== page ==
NFVF releases delayed Q3 funding decisions


On 26 January, South Africa’s National Film and Video Foundation (NFVF) announced
its funding outcomes for the third quarter of the 2014/15 financial year.

This came just over a month after the agency issued a statement saying that the
announcement, which is customarily made at the beginning of December, had been
delayed. The delay, which drew many questions and criticisms from the industry,
has been attributed to an administrative hold-up in the Department of Arts and
Culture (DAC), of which the NFVF is an agency.

Says NFVF CEO Zama Mkosi: “We were not in a position to finalise the outcomes
until the administrative issues over the funding that was meant to be transferred
from the DAC to the NFVF, had been resolved. I hope that the industry will
appreciate that a public insititution does not run like any other business. For us to
receive our funding there is a process that we need to follow with the DAC.

“With the change of administration last year there were some issues in terms of the
paperwork that needed to be in place to allow the release of funds to the NFVF.

While we could have released our funding decisions in the meantime, it would have
been irresponsible for us to do so. We manage public funds and we have to ensure
that we don’t finalise any financial commitments before we even have the
resources. Of course we understand that these delays are not good for business and
we continue to extend our apologies to the industry, but waiting for confirmation
from the DAC before making our decisions public was the responsible action to

The results of the deliberations show that the NFVF has met and exceeded its
targets for the financial year. In terms of development funding, the target was for
31 projects (consisting of both documentary and fiction). In the end a total of 34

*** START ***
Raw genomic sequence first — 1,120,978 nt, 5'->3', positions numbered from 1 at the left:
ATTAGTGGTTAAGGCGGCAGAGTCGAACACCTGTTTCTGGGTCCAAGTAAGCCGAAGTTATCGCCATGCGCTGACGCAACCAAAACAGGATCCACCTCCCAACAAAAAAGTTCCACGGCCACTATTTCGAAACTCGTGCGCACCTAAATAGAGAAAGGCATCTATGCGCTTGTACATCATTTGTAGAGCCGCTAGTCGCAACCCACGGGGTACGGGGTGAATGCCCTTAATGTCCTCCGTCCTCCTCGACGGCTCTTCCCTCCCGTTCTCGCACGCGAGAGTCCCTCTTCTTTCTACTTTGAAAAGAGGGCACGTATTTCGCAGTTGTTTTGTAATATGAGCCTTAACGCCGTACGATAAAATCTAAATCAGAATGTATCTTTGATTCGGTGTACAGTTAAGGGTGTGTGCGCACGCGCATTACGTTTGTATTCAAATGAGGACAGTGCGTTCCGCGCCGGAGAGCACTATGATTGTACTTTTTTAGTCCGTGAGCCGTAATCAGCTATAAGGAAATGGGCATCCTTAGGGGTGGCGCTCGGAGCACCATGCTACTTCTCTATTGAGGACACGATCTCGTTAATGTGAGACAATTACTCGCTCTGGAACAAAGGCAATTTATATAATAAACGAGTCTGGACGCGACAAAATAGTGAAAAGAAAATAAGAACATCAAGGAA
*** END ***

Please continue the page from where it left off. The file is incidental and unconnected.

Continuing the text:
projects were supported. The target of 25 projects for production funding was
exceeded by five, while a total of 61 bursaries were awarded, meeting the target
exactly. Mkosi points out that bursary funding has changed substantially over the
years. Previously, the bursaries provided only partial funding for a student’s
studies, they now cover them 100 per cent. All the details of the projects receiving
funding from the foundation as a result of these decisions are available on the NFVF
website under “Funding Cycle’.

According to Mkosi, the NFVF is facing increased demand from the industry in terms
of the services and funding it can offer. “This shows that there is growth in the
industry,’ Mkosi says. “It is our mandate to be an enabler of the industry and to
help stimulate and respond to that growth and we are bound to see it in what is
demanded of us. Unfortunately, our allocation from the fiscus does not grow. That
has led to situations where demand is much higher than what we can provide.

Previously it took us an entire year to spend our budget because we didn’t have as
many applications coming in. We might get around 100 applications per quarter.

Now we get around 400. That is why, at the end of the third quarter, we had
already met and exceeded our targets for production and development.’

Although bursaries, production and development budgets are all exhausted for
2014/15, during what is left of the year, there are still opportunities for funding in
four newer, lesser-known categories: development of TV formats, DVD distribution,
documentary archive and festival funding. Mkosi says that these categories have
been introduced over the past couple of years and do not generate as many
applications as expected.

“When it comes to archive, there was an outcry from documentary filmmakers over
the costs involved with accessing archive footage. We decided to intervene and we
can offer R250 000 per project for that purpose. We still have two opportunities
open for that,’ Mkosi says.

She continues: “Another area is the development of TV formats. This is one of our
initiatives to contribute towards an industry that grows from being hand-to-mouth to
self-sustaining. What this fund does is it assists people in the industry to generate
and develop new TV formats that they can then own and exploit themselves rather
than the intellectual property rights reverting to a broadcaster. There has not been
a large uptake on this yet. Here again we have two opportunities worth R200 000

With the remaining two categories, the NFVF hopes to address the distribution
bottleneck that the industry currently faces and to support new events that can fill
gaps in the country’s film festival circuit. It therefore provides funds for innovative,
straight-to-DVD, self-distribution models and supports and encourages the
foundation of new festivals. The DVD distribution fund currently offers nine grants
at R180 000 each and there is one festival funding grant available worth R350 000.
The deadline for applications in all of the four categories is


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